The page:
Take last week, for instance.
I was having a bad sci-fi writing day. A few comments were made about my middle grade science fiction book Jump Boys (coming soon! woot!) that just . . . felt like a kick in the gut, ya know? I'm sure I'll talk more about this on Wednesday's IWSG post, but for now, the point is, I had a STNG movie marathon to help me out of the doldrums and learned another little gem of wisdom from old Captain Kirk himself.
It happens somewhere in the middle of this spliced-together scene (see below), where Kirk has ridden off to meet with the love of his life and make all the right choices this time--namely, give up space exploration in favor of a quiet life with the woman he loves.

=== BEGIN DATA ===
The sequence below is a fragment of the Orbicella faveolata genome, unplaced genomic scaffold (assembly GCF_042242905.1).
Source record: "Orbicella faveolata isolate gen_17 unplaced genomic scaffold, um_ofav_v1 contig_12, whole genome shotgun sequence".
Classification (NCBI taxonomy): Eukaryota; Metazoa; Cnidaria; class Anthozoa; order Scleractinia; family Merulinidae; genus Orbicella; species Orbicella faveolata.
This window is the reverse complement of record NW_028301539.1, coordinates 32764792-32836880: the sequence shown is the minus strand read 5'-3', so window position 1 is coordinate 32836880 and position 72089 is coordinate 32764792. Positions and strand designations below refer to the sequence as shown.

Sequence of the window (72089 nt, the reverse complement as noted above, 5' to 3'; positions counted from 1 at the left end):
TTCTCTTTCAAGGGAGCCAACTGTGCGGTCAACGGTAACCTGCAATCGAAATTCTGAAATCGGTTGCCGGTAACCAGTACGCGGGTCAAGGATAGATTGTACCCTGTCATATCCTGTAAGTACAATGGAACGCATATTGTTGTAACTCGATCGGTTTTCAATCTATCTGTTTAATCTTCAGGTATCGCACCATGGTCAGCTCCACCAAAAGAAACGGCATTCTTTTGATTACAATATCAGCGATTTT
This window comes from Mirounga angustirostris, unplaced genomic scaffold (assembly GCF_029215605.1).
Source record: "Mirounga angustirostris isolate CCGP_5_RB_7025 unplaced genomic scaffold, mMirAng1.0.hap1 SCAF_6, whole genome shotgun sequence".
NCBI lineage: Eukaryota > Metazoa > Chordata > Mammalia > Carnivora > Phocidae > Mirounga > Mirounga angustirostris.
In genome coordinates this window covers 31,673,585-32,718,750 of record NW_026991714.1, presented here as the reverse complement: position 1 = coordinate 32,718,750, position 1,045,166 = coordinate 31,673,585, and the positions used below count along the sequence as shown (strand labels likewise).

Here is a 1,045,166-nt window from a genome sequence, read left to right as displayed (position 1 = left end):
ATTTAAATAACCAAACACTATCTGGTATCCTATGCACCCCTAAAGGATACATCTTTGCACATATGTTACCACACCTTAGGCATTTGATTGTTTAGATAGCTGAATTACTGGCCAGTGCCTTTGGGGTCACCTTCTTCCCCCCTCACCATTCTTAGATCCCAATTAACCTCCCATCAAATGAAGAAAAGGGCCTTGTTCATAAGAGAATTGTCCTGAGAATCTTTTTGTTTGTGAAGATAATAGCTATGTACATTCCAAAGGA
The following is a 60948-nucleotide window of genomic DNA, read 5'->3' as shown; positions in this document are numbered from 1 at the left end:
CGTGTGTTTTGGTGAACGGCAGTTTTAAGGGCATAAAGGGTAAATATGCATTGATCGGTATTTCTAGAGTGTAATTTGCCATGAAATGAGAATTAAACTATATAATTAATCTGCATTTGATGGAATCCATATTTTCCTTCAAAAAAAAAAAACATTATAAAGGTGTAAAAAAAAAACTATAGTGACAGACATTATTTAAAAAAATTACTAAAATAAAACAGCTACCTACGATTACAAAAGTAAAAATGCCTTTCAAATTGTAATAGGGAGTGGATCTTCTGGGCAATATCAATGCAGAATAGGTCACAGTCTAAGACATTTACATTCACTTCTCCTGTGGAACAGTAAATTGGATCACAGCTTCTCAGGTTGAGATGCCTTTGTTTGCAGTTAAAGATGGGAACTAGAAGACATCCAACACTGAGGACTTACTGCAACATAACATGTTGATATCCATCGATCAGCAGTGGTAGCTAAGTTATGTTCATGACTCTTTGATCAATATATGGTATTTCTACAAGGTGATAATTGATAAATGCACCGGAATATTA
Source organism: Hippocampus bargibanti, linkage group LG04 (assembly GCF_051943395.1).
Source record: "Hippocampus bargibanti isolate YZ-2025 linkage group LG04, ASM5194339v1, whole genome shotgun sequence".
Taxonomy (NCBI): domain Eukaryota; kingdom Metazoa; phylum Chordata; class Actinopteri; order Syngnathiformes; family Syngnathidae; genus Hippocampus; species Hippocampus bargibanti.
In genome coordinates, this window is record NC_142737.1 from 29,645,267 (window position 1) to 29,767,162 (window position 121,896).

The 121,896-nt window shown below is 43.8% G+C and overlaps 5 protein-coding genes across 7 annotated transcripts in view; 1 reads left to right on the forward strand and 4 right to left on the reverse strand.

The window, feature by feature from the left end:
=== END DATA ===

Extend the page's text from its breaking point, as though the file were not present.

Picard catches up with him to find Kirk beside a ravine, looking perplexed. And then this bit of wisdom appears (also spliced):
Kirk: "I must have made this jump fifty times, and every time it scared the hell out of me. But not this time." (pause) "Because . . . it's not real."
"It's kinda like . . . orbital skydiving. Exciting for a few minutes, but in the end, you haven't really done anything. You haven't made a difference."
And so it occurred to me while I watched this scene, that that's what it means to live. To really live. Life is messy. It's scary. There's risk in every emotionally charged event. People will hate your work (or love it), you'll get hurt (or you won't), you'll lose (or you'll win).
In every single choice, there is fear.
There is risk.
But if you play it safe, forever sticking with what you know--well, sure, life will be predictable. But will you live? Will you love? Will you win?
And then there's #349. Be like Kirk here, look fear in the face and take the challenge.
As for me, I want to face my fears, stick a smile on my face and say, "Sounds like fun!"